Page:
This system being evaluated includes a mini bio-inspired camera and a 150 electrode epi-retinal implant with an explantable design.

Participation of Moorfields Eye Hospital NHS Foundation Trust broadens the clinical study centres of excellence in addition to sites across France, Germany and Austria. Moorfields Eye Hospital is the oldest and largest centre for ophthalmic treatment, teaching and research in Europe.

Additional clinical centres across Europe enables broader patient outreach, increased opportunity to participate in the clinical trial, and paves the way for future commercialisation of the bionic vision system.

In parallel, Pixium Vision initiated last December CE mark approval process on the basis of IRIS clinical experience. Subject to CE mark approval timing, commercialisation is expected to start in H2 2016.

Mahi Muqit, PhD FRCOphth, Consultant Ophthalmologist and Vitreoretinal Surgeon at Moorfields Eye Hospital, study Principal Investigator (UK) said, "We are excited to participate in the clinical trial of IRIS®II and be the first site in the UK. Patients with RP can now benefit from a new choice of retinal implant that may potentially further improve visual outcomes.

"This new clinical trial is key for ophthalmic reference centres like Moorfields to evaluate the latest technologies, and provide patients with a retinal implant that is differentiated and allows retinal implant exchanges in the future. We are delighted to work with Pixium Vision to develop solutions for retinal dystrophies like RP and age-related macular degeneration (AMD)ý."

Commenting on the announcement, Khalid Ishaque, CEO of Pixium Vision said, "The UK approval for the clinical study further reinforces our confidence in the IRIS®II platform, our first innovative bionic vision system." Khalid Ishaque added.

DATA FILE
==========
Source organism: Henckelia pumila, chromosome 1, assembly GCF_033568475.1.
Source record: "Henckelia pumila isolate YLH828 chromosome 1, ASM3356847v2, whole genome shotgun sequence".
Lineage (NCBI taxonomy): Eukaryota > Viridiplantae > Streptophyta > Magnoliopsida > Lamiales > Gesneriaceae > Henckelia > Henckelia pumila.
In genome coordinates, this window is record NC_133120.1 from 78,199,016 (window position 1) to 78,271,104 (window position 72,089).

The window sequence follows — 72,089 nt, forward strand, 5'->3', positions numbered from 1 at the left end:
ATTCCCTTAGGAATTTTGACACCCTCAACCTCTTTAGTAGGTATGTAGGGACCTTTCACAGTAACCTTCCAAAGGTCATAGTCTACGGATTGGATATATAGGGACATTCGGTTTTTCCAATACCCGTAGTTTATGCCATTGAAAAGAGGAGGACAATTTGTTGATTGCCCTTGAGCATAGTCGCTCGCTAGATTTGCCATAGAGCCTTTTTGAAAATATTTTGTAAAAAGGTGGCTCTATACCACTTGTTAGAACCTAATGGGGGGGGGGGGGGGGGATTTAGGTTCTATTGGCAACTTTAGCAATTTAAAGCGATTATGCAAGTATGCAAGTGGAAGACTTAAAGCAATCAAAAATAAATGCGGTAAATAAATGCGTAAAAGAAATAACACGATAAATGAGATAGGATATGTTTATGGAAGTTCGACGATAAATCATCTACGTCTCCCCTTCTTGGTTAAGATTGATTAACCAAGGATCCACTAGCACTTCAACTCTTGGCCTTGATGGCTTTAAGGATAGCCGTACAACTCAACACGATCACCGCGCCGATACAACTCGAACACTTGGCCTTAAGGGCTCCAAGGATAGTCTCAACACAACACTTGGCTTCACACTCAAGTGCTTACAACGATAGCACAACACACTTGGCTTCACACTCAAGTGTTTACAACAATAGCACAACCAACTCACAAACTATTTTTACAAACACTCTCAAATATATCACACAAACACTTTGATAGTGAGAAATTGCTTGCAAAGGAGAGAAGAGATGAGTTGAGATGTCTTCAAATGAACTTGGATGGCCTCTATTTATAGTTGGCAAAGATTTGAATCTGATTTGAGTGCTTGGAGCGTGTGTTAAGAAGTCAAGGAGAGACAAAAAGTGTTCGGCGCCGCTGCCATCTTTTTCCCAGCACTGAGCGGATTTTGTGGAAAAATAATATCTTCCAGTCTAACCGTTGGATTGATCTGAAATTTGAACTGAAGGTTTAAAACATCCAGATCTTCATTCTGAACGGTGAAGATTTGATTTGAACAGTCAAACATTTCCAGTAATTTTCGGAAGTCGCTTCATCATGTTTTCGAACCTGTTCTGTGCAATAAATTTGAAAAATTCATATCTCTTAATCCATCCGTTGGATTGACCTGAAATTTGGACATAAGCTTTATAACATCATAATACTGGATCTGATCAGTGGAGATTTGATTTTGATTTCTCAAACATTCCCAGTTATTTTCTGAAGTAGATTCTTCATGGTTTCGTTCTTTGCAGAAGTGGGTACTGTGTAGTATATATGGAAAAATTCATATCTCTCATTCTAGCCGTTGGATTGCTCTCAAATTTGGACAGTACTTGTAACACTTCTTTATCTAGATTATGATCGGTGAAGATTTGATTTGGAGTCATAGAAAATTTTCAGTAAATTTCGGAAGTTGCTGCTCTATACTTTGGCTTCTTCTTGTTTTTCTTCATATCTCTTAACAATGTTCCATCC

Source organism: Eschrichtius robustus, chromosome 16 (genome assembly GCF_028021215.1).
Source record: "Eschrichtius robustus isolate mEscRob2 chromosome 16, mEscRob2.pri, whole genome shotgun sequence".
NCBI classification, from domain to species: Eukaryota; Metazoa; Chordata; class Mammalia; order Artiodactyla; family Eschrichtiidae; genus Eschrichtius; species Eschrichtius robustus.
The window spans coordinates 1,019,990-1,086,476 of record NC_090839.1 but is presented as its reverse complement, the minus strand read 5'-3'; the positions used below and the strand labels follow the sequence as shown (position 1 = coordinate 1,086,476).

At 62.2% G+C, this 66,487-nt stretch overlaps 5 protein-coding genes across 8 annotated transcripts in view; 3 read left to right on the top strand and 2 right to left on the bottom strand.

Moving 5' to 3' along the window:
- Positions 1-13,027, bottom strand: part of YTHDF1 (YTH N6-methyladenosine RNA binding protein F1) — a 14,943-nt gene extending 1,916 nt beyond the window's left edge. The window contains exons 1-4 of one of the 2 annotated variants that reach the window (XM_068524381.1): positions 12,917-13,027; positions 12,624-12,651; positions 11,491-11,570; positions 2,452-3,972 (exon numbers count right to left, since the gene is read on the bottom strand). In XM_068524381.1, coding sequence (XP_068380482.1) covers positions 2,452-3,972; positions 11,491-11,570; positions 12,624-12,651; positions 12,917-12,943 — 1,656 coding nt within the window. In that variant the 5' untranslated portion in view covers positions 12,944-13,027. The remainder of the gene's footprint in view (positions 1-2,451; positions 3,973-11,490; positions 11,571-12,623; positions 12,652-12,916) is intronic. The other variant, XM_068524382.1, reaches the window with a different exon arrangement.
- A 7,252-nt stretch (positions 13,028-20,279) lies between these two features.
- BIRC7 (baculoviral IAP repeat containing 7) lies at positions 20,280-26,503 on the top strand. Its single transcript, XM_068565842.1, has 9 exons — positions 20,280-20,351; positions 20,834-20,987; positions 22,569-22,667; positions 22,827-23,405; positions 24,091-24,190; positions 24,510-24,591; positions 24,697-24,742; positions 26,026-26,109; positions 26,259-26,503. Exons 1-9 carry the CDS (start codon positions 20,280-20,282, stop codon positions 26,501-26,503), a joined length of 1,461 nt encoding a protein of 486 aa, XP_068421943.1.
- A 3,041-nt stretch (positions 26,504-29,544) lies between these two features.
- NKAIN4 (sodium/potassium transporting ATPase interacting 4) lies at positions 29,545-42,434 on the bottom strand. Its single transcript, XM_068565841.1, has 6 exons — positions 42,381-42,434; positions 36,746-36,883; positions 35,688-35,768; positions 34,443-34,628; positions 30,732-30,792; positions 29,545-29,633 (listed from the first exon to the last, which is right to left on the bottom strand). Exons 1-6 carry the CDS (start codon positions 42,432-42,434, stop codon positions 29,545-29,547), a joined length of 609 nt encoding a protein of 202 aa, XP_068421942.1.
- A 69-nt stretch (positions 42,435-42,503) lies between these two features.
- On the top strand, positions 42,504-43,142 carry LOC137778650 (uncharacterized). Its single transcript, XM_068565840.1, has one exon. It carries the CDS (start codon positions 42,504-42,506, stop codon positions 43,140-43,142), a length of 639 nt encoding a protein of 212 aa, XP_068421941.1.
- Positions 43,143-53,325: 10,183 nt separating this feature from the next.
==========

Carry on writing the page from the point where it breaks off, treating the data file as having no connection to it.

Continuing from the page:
"Currently as the only company developing an epi-retinal system for RP patients and a sub-retinal wireless photovoltaic implant for AMD patients, we are delighted to initiate this clinical partnership with the world renowned Moorfields Eye Hospital in the UK."

IRIS® II epi-retinal system incorporates innovative features being evaluated, including:

A bio-inspired camera that is intended to mimic the functioning of the human eye: the imaging sensor does not take sequence of video frames with redundant information, but continuously captures the changes in a visual scene with its time independent pixels;

An epi-retinal implant with 150 electrodes, almost three times more electrodes than available previously;

An explantable design: the electrode array is secured on the retinal surface by a patented support system that allows to explant, minimising risk of retinal damage and permitting potential for upgrade to newer therapy options.

The IRIS® II clinical trial is a multi-centric, open label, non-randomized prospective European study to assess safety and performance of the IRIS® II bionic vision system as treatment to compensate for blindness, providing a form of perception for blind persons and enabling them greater autonomy and quality of living.

Up to 10 patients suffering from retinitis pigmentosa, Usher Syndrome, Cone-Rod dystrophy, choroideremia will be included and followed for a minimum of 18 months, with additional 18 months follow-up, subject to patient consent.